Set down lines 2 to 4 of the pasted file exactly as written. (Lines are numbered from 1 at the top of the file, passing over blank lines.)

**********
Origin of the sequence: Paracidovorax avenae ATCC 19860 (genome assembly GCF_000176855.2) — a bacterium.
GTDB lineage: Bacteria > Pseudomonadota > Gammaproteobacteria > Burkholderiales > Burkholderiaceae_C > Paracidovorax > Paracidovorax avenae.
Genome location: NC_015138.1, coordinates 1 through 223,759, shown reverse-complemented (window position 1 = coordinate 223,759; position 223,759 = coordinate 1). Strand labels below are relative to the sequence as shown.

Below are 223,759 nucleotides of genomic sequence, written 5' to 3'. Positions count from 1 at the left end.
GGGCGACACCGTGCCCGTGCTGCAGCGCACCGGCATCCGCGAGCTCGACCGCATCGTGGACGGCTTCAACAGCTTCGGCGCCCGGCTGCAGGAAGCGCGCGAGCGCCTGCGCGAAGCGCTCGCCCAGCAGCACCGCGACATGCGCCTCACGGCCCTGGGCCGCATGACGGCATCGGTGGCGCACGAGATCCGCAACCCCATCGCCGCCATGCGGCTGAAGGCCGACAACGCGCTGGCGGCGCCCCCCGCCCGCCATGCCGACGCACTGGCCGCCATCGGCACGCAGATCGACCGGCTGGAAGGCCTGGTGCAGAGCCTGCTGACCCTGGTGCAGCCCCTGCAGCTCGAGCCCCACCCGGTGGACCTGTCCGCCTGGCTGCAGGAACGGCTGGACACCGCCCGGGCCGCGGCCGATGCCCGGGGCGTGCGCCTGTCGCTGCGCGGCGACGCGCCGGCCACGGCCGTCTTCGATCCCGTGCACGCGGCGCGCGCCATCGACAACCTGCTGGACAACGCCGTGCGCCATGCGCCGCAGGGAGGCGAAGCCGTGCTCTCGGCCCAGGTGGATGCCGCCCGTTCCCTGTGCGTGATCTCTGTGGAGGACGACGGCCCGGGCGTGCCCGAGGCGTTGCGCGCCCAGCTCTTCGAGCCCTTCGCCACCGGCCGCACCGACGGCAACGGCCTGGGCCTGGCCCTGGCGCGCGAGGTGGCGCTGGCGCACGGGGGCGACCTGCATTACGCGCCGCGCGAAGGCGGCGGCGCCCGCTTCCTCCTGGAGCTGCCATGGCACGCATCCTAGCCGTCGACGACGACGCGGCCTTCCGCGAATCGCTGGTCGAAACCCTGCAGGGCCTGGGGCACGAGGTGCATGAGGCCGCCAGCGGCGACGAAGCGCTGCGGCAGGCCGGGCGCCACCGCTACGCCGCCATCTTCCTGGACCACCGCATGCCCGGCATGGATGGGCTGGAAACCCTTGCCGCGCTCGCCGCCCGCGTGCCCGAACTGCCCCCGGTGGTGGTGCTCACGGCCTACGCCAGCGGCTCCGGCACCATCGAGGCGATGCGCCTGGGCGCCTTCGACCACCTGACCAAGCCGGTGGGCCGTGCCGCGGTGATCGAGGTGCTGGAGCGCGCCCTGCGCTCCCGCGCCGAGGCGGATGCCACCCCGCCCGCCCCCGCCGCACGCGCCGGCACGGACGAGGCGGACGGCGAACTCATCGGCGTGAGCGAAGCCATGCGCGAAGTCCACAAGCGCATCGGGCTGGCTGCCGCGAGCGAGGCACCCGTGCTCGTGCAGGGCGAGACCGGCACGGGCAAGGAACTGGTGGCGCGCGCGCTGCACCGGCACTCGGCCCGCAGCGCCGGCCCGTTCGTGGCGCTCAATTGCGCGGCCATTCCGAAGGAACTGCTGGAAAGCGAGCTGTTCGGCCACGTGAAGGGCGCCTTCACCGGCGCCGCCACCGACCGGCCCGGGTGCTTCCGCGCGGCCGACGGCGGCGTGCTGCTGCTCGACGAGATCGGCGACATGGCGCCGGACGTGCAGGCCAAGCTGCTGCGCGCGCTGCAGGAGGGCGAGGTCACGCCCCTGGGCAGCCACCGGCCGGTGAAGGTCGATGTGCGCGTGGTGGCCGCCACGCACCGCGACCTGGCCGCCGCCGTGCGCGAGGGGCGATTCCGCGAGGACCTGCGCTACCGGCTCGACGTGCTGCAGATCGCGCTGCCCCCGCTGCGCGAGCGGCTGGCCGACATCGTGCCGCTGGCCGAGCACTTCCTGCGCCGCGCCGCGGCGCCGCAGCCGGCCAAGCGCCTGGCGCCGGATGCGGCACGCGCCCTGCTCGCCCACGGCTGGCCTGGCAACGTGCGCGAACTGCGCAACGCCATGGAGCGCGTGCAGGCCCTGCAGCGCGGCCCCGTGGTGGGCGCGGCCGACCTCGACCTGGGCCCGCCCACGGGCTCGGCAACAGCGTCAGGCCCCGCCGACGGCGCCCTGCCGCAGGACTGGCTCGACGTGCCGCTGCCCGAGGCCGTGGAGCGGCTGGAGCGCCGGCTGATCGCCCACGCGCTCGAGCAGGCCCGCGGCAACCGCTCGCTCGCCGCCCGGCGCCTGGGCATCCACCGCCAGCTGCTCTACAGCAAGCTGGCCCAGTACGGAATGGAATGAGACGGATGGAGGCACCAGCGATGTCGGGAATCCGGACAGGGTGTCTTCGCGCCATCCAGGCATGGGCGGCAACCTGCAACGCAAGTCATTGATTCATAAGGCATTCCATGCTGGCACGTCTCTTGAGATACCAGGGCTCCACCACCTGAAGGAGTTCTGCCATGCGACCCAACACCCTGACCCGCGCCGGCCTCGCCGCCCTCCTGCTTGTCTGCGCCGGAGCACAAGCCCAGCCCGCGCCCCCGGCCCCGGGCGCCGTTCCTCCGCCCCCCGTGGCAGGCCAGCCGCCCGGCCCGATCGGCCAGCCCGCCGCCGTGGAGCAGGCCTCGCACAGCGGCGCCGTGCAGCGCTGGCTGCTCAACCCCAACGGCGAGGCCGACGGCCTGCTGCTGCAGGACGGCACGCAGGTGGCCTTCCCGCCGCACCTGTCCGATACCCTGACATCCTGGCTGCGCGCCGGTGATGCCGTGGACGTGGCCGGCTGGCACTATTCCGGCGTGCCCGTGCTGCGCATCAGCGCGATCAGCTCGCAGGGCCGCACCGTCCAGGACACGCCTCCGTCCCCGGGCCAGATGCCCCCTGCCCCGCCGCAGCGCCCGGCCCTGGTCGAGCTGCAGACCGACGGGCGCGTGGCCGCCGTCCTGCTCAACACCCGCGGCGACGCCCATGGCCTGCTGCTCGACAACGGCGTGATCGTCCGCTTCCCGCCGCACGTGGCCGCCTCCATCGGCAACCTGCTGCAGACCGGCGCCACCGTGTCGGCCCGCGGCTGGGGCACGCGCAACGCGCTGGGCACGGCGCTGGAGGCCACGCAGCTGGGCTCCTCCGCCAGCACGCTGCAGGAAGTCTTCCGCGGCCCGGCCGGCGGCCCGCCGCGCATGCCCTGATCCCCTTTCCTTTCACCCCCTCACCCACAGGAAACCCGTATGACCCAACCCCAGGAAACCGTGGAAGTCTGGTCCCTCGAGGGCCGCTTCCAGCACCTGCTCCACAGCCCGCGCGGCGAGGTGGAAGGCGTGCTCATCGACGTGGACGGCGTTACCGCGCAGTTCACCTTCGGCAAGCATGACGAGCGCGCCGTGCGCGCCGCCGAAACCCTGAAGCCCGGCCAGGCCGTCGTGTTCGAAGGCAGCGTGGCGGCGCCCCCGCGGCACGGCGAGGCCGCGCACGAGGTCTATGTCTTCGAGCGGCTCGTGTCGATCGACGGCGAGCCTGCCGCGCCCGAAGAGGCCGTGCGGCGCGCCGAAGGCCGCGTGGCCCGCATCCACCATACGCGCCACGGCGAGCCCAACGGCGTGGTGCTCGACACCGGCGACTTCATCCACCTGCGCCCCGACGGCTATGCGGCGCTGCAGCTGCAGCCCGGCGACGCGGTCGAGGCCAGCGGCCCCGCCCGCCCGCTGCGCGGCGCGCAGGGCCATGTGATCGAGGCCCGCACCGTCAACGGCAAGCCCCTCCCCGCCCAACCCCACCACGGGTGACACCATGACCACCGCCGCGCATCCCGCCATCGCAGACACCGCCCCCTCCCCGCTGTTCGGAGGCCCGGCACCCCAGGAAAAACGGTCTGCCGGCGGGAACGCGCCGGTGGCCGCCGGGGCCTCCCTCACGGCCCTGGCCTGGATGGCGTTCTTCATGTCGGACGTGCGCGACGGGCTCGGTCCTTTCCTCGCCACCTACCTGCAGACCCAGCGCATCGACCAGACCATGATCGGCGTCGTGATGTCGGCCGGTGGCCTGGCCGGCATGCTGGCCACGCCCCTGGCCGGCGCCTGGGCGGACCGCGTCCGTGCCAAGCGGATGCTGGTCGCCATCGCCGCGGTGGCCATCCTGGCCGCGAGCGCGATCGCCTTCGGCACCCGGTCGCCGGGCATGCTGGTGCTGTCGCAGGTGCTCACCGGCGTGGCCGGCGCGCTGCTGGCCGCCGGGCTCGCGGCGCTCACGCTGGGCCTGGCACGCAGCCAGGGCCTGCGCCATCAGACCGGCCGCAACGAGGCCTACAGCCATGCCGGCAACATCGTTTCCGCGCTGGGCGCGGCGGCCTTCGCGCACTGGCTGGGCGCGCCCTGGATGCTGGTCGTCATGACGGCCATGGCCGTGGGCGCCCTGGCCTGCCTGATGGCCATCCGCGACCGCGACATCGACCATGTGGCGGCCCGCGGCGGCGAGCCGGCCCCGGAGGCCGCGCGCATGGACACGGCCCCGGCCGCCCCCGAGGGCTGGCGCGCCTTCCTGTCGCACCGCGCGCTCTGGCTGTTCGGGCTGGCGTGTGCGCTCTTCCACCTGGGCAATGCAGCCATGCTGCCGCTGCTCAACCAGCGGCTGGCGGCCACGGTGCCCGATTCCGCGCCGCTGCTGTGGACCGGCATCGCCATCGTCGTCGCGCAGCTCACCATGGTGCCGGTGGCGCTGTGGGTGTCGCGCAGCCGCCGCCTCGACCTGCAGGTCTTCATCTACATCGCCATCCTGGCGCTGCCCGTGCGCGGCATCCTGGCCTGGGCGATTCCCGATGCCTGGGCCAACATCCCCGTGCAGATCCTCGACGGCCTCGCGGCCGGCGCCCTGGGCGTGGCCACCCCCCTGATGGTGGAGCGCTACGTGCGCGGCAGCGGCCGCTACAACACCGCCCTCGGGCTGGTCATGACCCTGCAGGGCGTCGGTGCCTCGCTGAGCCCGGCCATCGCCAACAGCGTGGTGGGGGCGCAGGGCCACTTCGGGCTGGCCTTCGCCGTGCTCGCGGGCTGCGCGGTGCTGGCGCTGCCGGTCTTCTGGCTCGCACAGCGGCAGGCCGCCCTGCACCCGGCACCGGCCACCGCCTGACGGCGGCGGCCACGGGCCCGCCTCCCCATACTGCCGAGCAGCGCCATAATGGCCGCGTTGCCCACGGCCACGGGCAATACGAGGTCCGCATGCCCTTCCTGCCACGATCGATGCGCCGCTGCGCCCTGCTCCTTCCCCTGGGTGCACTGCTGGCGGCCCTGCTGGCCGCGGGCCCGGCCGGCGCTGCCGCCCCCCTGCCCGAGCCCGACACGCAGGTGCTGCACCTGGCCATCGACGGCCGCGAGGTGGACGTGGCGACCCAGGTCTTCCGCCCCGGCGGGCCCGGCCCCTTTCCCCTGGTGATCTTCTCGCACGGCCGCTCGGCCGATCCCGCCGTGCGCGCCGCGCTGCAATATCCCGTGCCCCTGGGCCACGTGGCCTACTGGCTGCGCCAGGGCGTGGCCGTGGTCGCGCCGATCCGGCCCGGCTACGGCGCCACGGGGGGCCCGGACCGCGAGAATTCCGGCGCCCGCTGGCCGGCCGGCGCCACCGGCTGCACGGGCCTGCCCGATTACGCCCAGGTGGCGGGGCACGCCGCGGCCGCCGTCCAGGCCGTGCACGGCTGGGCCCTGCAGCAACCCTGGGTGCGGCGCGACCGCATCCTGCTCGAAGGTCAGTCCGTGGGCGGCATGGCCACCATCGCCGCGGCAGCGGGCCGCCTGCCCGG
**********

GTDB lineage: Bacteria > Pseudomonadota > Gammaproteobacteria > Burkholderiales > Burkholderiaceae_C > Paracidovorax > Paracidovorax avenae.
Genome location: NC_015138.1, coordinates 1 through 223,759, shown reverse-complemented (window position 1 = coordinate 223,759; position 223,759 = coordinate 1). Strand labels below are relative to the sequence as shown.

Below are 223,759 nucleotides of genomic sequence, written 5' to 3'. Positions count from 1 at the left end.